March 12th. 1776.
Our colonies in North America appear to be now determined to risk and suffer every thing under the persuasion that Great Britain is attempting to rob them of that liberty to which every member of society, and all civil communities, have a natural and unalienable title. The question, therefore, whether this is a right persuasion, is highly interesting and deserves the careful attention of every Englishman who values liberty and wishes to avoid staining himself with the guilt of invading it. But it is impossible to judge properly of this question without just ideas of liberty in general, and of the nature, limits, and principles of civil liberty in particular. The following observations on this subject appear to me of some importance, and I cannot make myself easy without offering them to the public at the present period, big with events of the last consequence to this kingdom. I do this with reluctance and pain urged by strong feelings, but at the same time checked by the consciousness that I am likely to deliver sentiments not favourable to the present measures of that government under which I live and to which I am a constant and zealous well-wisher. Such, however, are my present sentiments and views, that this is a consideration of inferior moment with me, and, as I hope never to go beyond the bounds of decent discussion and expostulation, I flatter myself, that I shall be able to avoid giving any person reason for offence.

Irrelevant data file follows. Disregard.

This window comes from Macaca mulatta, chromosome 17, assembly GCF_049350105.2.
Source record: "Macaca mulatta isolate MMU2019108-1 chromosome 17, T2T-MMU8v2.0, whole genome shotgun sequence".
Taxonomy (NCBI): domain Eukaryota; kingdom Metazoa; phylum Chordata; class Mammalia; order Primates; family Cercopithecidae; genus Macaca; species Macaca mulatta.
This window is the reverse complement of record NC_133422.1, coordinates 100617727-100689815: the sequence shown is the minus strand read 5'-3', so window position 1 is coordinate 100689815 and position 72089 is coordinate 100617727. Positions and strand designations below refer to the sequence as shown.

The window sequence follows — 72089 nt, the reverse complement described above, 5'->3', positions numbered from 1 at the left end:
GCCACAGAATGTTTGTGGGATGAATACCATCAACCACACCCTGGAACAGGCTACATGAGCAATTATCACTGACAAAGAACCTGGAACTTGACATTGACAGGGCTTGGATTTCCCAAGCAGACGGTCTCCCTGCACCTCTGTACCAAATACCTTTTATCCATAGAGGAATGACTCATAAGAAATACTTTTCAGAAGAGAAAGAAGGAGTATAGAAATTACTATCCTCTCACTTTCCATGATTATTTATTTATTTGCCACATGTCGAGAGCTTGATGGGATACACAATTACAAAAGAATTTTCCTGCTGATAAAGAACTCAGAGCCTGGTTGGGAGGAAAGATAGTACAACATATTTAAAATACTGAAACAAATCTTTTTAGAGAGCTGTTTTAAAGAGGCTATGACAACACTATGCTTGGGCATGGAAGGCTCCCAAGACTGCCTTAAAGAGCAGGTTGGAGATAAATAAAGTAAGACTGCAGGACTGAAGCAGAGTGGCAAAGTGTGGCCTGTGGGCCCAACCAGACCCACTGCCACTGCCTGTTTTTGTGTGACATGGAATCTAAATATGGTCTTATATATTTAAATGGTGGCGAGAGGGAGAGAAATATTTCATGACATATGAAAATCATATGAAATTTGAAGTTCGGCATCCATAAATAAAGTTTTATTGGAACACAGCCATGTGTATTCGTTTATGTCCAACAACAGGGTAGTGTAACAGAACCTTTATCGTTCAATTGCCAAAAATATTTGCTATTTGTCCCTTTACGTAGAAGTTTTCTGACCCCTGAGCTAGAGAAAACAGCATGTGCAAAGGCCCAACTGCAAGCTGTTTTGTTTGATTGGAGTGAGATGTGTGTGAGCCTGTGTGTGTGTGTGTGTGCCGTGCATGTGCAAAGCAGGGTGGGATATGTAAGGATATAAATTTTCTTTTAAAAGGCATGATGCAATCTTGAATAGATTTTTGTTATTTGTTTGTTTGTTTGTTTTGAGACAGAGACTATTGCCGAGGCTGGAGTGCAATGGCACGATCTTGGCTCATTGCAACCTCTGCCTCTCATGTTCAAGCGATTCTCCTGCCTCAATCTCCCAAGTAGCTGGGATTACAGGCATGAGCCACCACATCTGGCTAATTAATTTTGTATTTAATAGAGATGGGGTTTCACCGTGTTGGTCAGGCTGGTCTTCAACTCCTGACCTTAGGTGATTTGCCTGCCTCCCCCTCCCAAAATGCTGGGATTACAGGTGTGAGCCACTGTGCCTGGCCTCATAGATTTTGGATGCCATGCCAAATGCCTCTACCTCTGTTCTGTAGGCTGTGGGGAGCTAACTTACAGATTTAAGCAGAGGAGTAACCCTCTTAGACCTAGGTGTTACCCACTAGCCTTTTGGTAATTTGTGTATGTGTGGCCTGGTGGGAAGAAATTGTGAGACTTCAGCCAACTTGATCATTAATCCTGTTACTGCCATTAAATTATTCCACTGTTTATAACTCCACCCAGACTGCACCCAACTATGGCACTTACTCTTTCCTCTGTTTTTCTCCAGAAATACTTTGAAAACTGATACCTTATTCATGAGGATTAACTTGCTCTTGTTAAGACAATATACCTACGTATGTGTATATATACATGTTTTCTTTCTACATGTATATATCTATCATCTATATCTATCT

The observations with which I shall begin are of a more general and abstract nature; but being necessary to introduce what I have principally in view, I hope they will be patiently read and considered.
Writings of Richard Price